The NSW Council for Civil Liberties has been at the forefront of the Australian civil rights movement since 1963. Over the last 50 years, they’ve been tireless in their fight against censorship, abuse of authority, and injustice within the legal system. In 2010, the group played a pivotal role in passing legislation which banned the re-introduction of capital punishment across Australia.
It was an unexpected defamation threat, addressed to one of his clients, that led Stephen Blanks, the group’s current president, to cross paths with the group. His client, an author, was being pursued by a Government department over allegations he had made in a recent book.
“I had a eureka moment and thought of the Council for Civil Liberties,” he said. Days later, the threat was withdrawn: “It was an absolutely stunning victory. From that moment on I was hooked on the idea of being able to achieve outcomes through ways other than straight law.”
What do you see to be the biggest civil liberties threats in New South Wales at the moment, and what has the Council for Civil Liberties been doing to stop them?
Obviously counter-terrorism legislation is one of the biggest areas that the Council of Civil Liberties has been working on for the last year or two. This government has had several tranches of counter-terrorism laws, and the Council has spent a lot of time putting submissions against those and pointing out the infringements of civil liberties and human rights that they involve.
We’ve also been working on the Senate voting system reform, lobbying for optional preferential voting, which will hopefully become legislation this week. These reforms are very important from a democratic point of view, people are entitled to know where their vote is going, and to control where their vote is going to go. The current system just doesn’t allow that, people have no idea who they were actually voting for when they vote above the line.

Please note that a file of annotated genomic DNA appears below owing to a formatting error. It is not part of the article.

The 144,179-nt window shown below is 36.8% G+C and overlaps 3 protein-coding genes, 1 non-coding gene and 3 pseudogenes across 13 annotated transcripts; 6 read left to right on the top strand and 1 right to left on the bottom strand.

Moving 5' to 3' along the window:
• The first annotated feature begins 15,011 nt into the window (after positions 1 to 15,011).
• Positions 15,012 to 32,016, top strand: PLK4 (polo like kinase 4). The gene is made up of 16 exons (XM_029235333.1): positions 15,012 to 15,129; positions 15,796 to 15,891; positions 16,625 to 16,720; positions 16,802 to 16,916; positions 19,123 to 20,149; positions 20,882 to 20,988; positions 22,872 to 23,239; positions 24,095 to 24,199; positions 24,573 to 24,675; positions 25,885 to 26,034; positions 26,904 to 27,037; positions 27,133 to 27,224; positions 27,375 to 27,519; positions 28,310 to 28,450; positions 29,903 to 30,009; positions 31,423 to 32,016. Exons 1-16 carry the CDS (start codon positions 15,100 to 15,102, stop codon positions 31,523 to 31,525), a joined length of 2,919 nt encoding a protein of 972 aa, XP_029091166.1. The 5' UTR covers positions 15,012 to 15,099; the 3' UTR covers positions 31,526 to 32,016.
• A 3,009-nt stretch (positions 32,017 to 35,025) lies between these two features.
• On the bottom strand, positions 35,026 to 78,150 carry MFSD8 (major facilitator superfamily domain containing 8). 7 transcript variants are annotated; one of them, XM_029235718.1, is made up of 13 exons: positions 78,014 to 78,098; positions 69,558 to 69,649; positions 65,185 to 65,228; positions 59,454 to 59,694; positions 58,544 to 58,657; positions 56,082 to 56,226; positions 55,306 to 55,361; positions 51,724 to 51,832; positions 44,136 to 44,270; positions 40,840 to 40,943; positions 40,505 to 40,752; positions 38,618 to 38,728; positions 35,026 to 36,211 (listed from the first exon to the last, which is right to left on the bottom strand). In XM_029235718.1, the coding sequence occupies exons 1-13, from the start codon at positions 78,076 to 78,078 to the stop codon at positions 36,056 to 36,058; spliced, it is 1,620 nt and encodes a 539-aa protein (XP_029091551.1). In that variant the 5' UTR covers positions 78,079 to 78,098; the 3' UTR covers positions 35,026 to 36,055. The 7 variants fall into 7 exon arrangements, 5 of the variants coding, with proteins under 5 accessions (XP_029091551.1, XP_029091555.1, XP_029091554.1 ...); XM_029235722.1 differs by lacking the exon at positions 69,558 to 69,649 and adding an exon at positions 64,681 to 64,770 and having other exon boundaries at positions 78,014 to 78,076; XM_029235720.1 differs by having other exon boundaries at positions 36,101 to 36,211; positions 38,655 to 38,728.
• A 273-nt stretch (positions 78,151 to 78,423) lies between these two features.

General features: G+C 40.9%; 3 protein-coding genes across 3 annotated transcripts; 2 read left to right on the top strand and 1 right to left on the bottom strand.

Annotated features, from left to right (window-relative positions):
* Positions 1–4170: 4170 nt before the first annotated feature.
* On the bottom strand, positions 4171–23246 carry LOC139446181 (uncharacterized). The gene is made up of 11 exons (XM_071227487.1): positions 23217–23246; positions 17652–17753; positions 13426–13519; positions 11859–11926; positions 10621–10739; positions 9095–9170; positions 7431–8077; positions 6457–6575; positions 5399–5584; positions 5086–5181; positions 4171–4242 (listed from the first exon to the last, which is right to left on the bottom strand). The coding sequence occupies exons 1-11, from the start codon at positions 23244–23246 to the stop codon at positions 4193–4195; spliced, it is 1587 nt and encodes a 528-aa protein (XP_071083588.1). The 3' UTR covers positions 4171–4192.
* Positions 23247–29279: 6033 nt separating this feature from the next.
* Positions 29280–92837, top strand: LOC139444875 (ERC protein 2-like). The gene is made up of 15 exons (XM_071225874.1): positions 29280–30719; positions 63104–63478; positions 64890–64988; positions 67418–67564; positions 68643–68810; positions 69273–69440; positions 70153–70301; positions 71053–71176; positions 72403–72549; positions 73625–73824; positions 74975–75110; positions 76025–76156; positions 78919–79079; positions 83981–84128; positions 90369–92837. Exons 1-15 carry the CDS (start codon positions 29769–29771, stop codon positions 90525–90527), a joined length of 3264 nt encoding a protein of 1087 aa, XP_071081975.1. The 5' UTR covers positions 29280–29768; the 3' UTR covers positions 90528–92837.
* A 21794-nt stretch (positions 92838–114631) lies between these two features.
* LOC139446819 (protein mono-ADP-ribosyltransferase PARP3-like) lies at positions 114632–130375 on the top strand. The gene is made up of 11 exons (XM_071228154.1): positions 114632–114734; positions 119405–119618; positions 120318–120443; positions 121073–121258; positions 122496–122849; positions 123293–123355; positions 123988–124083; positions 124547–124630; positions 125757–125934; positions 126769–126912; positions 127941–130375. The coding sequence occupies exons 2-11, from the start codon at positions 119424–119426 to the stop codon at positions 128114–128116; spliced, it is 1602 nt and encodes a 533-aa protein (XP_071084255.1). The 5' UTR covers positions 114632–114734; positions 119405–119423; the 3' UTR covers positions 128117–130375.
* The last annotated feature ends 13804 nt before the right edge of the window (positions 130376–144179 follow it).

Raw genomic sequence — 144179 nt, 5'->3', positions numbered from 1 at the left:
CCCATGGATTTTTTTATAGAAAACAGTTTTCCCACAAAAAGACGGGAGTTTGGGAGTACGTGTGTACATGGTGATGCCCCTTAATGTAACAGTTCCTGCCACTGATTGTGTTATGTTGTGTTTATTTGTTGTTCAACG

Most recently, we’ve been working to protect the right to protest in New South Wales. This week, the Parliament is passing laws which are going to give police more powers to interrupt protests, and restrict the rights of protesters. Supposedly this has something to do with mining and coal seam gas exploration, but the police powers will go well beyond
In what ways are the ‘counter terrorism’ reforms an infringement on civil liberties?
On the counter terrorism side, there are very arbitrary laws which can lead to Australian citizens having their passports cancelled. More seriously, visa holders, who don’t have all the rights of protection that Australian citizens have, can their visas cancelled on the say-so of ASIO.
We’ve got cases where ASIO gave adverse security assessments and we’ve not heard any reasons. As a result, people go into detention with no real right to challenge the accusations against them.
The result is that families have been split up, people are going into detention for an indefinite periods of time, and they’re being not told why. You can’t imagine a more serious breach of a more fundamental right than the right to liberty.